University of Tasmania
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Investigation of a ‘proof-of-concept’ operational level forest biomass supply chain decision support system

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posted on 2024-04-30, 03:22 authored by MARTIN STRANDGARD

The objective of this doctoral thesis was to develop a “proof-of-concept” operational level decision support system (DSS) to assist forest planners to supply their customers’ energy requirements for the least delivered cost using forest biomass (particularly logging residue) stored at roadside.

Worldwide interest in use of forest biomass as an energy source has increased recently as a potential means to reduce global greenhouse gas emissions. Australia is one of a group of countries with sufficient forest resources for use of forest biomass for energy production to make a substantial contribution to reducing its GHG emissions, but, unlike some other countries in this group, Australia has made little use of this resource. Wood processing waste (offcuts, sawdust and shavings) is typically the cheapest forest biomass source as it has already been transported from the forest and been comminuted to some degree. As a consequence, the majority of this material is already being used for energy production or other high value uses and is not considered further in this thesis. The focus of this thesis is the use of logging residue for fuel, as it is the major underutilised forest biomass source both in Australia and globally. Logs and whole trees are also considered as potential energy sources as sizeable quantities may be available in Australia during periods of reduced demand for particular wood products and from stands damaged during natural disasters.

Forest biomass is characterised by low energy, bulk and spatial densities and high spatial and temporal variability in availability, which increases its delivered costs relative to other fuel sources. The characteristics of forest biomass, combined with the need to minimise its delivered costs, have resulted in a plethora of published models exploring aspects of forest biomass supply chains. Forest planning is generally divided into a hierarchical structure from strategic to tactical then operational planning with increasing detail and spatial precision with progression along the hierarchy. Most forest biomass supply chain models have been produced overseas for different species, weather conditions, and seasonal energy requirements than in Australia and are targeted at strategic and tactical levels. A search of the published literature did not find any operational level forest biomass supply chain DSS based on Australian species and conditions.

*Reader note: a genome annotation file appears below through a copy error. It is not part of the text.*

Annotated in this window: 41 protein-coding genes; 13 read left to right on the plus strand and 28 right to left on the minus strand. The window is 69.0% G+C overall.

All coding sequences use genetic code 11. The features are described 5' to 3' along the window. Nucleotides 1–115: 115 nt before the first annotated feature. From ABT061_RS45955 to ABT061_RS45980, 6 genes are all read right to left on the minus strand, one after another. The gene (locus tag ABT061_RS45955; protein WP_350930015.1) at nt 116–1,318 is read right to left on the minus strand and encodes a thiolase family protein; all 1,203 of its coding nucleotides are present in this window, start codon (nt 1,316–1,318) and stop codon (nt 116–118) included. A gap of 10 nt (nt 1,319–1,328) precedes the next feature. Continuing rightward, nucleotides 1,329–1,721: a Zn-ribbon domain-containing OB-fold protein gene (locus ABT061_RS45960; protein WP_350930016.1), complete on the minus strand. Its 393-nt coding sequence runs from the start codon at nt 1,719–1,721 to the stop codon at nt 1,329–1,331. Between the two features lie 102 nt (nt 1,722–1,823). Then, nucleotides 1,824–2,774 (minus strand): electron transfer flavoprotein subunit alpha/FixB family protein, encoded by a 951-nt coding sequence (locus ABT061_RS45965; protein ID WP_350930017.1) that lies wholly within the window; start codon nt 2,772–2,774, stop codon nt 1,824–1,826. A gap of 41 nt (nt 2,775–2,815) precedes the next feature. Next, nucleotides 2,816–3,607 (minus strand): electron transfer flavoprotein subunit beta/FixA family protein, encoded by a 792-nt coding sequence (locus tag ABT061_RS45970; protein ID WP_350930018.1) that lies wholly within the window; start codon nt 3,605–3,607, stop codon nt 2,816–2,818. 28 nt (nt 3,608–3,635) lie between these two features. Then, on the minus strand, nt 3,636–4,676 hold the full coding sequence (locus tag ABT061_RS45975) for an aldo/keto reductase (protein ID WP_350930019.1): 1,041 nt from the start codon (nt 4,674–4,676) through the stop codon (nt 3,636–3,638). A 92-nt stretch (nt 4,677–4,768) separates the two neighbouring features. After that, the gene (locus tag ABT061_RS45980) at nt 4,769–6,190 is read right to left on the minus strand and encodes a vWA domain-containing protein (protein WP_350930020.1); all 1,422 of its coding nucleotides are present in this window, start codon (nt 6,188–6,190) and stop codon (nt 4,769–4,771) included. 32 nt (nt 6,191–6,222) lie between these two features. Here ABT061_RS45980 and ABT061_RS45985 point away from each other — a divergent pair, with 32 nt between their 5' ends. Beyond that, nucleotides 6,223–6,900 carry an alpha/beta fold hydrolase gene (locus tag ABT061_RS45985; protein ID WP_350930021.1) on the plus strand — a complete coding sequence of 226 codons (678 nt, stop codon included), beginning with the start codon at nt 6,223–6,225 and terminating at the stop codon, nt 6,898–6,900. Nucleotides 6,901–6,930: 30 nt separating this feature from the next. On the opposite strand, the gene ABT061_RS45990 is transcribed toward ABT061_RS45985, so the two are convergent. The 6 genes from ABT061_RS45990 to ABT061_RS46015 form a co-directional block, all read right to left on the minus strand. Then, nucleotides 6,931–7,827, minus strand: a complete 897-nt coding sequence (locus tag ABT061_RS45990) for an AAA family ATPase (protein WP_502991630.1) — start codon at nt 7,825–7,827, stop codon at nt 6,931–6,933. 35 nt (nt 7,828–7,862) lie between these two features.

As operational level planning involves converting high-level plans to on-the-ground activities, decisions at this level can have a profound impact on delivered costs of forest biomass. Transport costs are usually a major contributor to forest biomass delivered costs which has resulted in many cost reduction strategies focussing on this area. Although drying forest biomass prior to transport from the forest to the customer or intermediate depot can reduce its transport costs through weight reduction and increases in its net calorific value, no operational level DSS incorporating forest biomass drying prior to transport were found in the published literature.

Development of the DSS in this thesis required a number of knowledge gaps to be filled, in particular, forest biomass drying models for Australian tree species and weather conditions and the interactions between forest biomass drying and costs associated with its storage, transport and chipping. The methodology used to fill these knowledge gaps involved synthesising the results of two field experiments and two desktop simulation studies conducted using a tactical forest planning DSS based on a linear programming solver to develop the models and relationships underpinning the DSS.